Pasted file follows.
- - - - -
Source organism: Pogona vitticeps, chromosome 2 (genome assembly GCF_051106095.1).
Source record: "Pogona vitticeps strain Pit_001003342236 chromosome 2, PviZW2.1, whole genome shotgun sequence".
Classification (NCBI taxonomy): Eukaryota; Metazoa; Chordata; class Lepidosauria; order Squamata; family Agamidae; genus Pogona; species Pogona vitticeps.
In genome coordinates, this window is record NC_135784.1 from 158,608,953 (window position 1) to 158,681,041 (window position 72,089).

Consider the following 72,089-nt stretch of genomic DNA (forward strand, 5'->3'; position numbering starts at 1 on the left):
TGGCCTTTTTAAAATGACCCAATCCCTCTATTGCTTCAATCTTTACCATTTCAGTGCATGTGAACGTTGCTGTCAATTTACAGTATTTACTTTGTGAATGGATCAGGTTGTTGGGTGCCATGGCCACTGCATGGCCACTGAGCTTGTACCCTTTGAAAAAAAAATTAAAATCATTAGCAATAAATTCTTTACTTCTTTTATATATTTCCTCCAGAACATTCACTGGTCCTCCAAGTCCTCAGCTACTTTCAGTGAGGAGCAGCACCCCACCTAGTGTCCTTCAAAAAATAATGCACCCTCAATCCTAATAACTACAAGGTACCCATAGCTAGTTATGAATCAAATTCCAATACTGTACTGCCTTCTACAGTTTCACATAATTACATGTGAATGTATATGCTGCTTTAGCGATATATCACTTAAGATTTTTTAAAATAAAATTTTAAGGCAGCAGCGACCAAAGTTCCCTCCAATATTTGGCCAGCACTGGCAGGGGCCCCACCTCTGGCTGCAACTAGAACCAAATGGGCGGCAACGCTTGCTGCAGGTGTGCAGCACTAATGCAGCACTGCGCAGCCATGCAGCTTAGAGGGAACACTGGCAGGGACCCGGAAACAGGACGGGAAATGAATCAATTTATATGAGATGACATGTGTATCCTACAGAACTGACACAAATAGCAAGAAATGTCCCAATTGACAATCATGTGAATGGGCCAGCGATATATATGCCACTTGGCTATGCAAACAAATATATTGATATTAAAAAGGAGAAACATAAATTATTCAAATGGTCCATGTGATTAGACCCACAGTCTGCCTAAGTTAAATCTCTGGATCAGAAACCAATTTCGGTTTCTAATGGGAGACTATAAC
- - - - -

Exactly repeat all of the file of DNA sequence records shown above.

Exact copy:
Source organism: Pogona vitticeps, chromosome 2 (genome assembly GCF_051106095.1).
Source record: "Pogona vitticeps strain Pit_001003342236 chromosome 2, PviZW2.1, whole genome shotgun sequence".
Classification (NCBI taxonomy): Eukaryota; Metazoa; Chordata; class Lepidosauria; order Squamata; family Agamidae; genus Pogona; species Pogona vitticeps.
In genome coordinates, this window is record NC_135784.1 from 158,608,953 (window position 1) to 158,681,041 (window position 72,089).

Consider the following 72,089-nt stretch of genomic DNA (forward strand, 5'->3'; position numbering starts at 1 on the left):
TGGCCTTTTTAAAATGACCCAATCCCTCTATTGCTTCAATCTTTACCATTTCAGTGCATGTGAACGTTGCTGTCAATTTACAGTATTTACTTTGTGAATGGATCAGGTTGTTGGGTGCCATGGCCACTGCATGGCCACTGAGCTTGTACCCTTTGAAAAAAAAATTAAAATCATTAGCAATAAATTCTTTACTTCTTTTATATATTTCCTCCAGAACATTCACTGGTCCTCCAAGTCCTCAGCTACTTTCAGTGAGGAGCAGCACCCCACCTAGTGTCCTTCAAAAAATAATGCACCCTCAATCCTAATAACTACAAGGTACCCATAGCTAGTTATGAATCAAATTCCAATACTGTACTGCCTTCTACAGTTTCACATAATTACATGTGAATGTATATGCTGCTTTAGCGATATATCACTTAAGATTTTTTAAAATAAAATTTTAAGGCAGCAGCGACCAAAGTTCCCTCCAATATTTGGCCAGCACTGGCAGGGGCCCCACCTCTGGCTGCAACTAGAACCAAATGGGCGGCAACGCTTGCTGCAGGTGTGCAGCACTAATGCAGCACTGCGCAGCCATGCAGCTTAGAGGGAACACTGGCAGGGACCCGGAAACAGGACGGGAAATGAATCAATTTATATGAGATGACATGTGTATCCTACAGAACTGACACAAATAGCAAGAAATGTCCCAATTGACAATCATGTGAATGGGCCAGCGATATATATGCCACTTGGCTATGCAAACAAATATATTGATATTAAAAAGGAGAAACATAAATTATTCAAATGGTCCATGTGATTAGACCCACAGTCTGCCTAAGTTAAATCTCTGGATCAGAAACCAATTTCGGTTTCTAATGGGAGACTATAAC